“Life is not primarily a quest for pleasure, as Freud believed, or a quest for power, as Alfred Adler taught, but a quest for meaning.” Victor Frankl
Acclaimed Canadian psychologist Dr Jordan Peterson’s new book ‘Beyond Order: 12 More Rules for Life’ has, like its predecessor ‘12 Rules for Life’, topped the charts of all major booksellers. Clearly, people are searching for what Peterson is offering.
In ‘Beyond Order’, Peterson explores, with his characteristic insight into psychology, philosophy, mythology and with a bit of Bible and Harry Potter sprinkled throughout, more maxims to live by, such as “Imagine who you could be, and then aim single-mindedly at that,” and “Work as hard as you possibly can on at least one thing and see what happens.” His books and online material have given guidance to many yearning for structure, discipline and meaning.
For instance, he tells of a young man who approached him after a lecture and said:
“Quick story. Two years ago, I was released from prison. Homeless. Broke. I started listening to your lectures. Now I have a full-time job, and I own my apartment, and my wife and I just had our first child – a daughter. Thank you.”
These stories abound, yet Peterson’s writing and persona have been harshly critiqued, even demonized, by many journalists and mainstream media outlets. He has been called a “Custodian of the Patriarchy” by the New York Times, and his now-legendary interview with Cathy Newman provided the arch-example of how progressively minded journalists view him as a sort of dangerous alt-right figurehead and attacker of feminism and transgender rights.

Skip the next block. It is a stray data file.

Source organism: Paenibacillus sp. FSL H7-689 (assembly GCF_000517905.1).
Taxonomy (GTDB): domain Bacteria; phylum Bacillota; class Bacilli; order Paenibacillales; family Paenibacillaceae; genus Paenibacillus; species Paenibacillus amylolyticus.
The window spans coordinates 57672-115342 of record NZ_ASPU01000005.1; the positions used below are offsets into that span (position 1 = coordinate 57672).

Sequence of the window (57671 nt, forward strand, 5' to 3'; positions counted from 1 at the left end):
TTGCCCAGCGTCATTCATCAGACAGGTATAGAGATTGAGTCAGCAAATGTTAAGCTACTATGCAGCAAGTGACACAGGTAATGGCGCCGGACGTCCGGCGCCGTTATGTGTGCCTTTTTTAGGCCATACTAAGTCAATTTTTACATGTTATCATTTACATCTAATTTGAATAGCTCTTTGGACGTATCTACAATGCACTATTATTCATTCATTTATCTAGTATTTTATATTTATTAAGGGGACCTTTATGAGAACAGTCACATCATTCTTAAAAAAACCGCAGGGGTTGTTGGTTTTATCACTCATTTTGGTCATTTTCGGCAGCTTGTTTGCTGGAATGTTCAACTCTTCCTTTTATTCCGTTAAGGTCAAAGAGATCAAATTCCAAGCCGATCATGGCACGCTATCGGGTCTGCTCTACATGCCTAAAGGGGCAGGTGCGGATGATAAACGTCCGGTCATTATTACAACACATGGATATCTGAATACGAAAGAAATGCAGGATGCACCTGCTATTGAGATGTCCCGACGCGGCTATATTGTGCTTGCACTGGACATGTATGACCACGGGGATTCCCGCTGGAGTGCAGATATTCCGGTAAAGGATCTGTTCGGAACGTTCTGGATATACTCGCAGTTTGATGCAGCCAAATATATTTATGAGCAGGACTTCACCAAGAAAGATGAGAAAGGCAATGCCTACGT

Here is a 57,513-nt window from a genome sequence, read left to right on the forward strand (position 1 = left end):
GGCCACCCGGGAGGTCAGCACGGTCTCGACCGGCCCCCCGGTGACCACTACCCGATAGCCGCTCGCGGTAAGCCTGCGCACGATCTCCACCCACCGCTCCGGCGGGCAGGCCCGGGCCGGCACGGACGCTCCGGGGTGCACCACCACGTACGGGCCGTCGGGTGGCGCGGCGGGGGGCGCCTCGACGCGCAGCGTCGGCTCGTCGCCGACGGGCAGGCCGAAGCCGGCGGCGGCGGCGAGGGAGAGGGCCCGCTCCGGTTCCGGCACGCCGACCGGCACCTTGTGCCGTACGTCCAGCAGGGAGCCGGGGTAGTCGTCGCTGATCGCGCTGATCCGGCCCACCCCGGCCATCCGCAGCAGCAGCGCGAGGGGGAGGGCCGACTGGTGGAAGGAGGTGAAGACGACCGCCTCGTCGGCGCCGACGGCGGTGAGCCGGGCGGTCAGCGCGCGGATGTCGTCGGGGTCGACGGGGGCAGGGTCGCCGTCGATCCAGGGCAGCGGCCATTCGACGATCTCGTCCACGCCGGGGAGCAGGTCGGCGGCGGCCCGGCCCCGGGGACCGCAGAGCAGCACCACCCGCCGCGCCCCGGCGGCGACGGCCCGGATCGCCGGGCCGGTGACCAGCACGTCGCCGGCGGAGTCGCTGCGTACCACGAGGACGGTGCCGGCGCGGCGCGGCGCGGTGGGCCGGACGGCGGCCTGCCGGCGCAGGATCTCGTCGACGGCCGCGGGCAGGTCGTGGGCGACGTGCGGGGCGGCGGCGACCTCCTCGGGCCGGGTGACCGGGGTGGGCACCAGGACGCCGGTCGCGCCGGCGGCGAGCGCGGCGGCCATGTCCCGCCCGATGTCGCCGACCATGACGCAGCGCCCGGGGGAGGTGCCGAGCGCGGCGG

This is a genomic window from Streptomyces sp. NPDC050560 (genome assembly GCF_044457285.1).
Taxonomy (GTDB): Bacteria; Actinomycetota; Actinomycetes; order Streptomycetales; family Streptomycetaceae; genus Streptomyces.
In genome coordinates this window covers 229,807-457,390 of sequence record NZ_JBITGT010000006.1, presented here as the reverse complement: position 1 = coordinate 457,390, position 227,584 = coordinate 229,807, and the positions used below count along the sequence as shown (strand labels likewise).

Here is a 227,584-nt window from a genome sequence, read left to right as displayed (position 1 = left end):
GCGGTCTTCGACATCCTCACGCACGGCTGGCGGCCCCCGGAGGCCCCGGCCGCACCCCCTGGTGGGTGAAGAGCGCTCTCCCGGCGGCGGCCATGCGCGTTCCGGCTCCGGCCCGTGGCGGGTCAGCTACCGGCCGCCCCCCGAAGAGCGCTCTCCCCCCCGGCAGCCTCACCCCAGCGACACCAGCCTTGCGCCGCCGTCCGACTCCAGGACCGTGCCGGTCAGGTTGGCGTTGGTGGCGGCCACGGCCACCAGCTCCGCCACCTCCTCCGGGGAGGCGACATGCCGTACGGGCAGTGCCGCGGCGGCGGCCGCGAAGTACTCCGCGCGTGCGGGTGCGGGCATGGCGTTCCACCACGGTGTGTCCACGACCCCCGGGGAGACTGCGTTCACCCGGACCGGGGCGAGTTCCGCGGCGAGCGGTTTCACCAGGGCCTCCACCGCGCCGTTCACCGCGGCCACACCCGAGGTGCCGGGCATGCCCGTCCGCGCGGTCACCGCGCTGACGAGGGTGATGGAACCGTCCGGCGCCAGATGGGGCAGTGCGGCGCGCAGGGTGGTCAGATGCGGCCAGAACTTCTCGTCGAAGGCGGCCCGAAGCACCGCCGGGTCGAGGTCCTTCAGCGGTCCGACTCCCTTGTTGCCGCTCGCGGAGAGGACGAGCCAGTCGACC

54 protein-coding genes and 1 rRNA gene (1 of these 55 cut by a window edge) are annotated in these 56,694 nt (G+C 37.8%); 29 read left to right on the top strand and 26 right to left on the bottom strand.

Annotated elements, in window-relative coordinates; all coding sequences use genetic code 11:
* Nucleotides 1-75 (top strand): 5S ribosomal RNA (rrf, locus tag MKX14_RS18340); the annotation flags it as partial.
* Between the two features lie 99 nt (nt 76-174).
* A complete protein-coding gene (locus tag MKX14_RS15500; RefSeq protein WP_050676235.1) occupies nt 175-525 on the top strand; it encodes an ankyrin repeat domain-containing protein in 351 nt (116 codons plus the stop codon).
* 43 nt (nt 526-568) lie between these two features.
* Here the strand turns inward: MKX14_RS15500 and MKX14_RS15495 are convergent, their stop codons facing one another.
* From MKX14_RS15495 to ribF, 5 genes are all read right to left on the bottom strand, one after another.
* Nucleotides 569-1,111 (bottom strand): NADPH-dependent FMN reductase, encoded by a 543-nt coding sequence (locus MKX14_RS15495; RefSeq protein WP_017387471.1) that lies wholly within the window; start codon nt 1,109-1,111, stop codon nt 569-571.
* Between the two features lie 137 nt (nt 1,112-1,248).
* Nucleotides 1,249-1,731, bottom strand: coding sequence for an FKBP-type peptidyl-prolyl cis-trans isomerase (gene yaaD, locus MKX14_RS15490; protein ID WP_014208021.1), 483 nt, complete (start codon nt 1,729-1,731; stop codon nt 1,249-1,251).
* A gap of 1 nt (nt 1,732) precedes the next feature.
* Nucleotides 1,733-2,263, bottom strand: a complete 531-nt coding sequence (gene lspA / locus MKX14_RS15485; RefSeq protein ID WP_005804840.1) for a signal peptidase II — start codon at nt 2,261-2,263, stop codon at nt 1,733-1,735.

Not all of his critics are so belligerent, with others simply criticizing him for being “banal” and lacking a sense of humour. However, Peterson’s stern call to take responsibility for one’s own life, cultivate self-discipline, and courageously face life’s sufferings is, far from being banal, invigorating to a generation of people, particularly young men, who have been formed by frivolous entertainment, instant gratification, groupthink, and intellectual and emotional shallowness.